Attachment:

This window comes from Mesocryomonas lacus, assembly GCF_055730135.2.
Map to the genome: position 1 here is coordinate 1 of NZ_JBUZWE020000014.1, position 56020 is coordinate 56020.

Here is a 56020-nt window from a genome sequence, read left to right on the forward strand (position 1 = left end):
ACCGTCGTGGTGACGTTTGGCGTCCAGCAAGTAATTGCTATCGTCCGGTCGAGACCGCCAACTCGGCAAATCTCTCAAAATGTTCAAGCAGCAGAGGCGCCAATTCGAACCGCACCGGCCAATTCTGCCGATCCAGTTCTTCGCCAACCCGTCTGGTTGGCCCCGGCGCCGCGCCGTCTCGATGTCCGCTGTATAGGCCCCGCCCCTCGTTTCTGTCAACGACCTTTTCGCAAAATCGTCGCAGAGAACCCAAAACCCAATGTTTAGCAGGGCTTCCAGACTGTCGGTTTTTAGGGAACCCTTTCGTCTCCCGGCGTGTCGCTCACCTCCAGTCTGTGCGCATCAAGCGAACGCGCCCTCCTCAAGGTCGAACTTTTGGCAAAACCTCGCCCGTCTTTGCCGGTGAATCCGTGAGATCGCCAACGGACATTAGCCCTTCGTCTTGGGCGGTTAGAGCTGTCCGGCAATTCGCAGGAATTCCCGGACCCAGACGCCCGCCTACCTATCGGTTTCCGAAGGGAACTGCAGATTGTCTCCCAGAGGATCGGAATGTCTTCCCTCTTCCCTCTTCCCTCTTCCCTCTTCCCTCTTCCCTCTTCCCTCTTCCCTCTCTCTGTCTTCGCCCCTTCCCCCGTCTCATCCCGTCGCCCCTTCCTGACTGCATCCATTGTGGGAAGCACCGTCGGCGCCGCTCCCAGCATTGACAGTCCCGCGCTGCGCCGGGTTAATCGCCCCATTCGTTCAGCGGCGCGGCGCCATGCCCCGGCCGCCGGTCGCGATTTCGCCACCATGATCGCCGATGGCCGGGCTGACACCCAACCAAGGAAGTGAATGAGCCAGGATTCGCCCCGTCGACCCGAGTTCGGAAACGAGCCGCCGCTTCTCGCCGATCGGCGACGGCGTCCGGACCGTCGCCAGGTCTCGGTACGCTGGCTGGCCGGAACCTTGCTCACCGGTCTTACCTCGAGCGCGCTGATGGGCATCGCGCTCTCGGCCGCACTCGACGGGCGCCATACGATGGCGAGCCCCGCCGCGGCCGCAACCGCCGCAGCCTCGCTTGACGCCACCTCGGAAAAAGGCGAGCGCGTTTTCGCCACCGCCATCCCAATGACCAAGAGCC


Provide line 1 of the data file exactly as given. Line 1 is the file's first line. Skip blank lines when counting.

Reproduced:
This window comes from Mesocryomonas lacus, assembly GCF_055730135.2.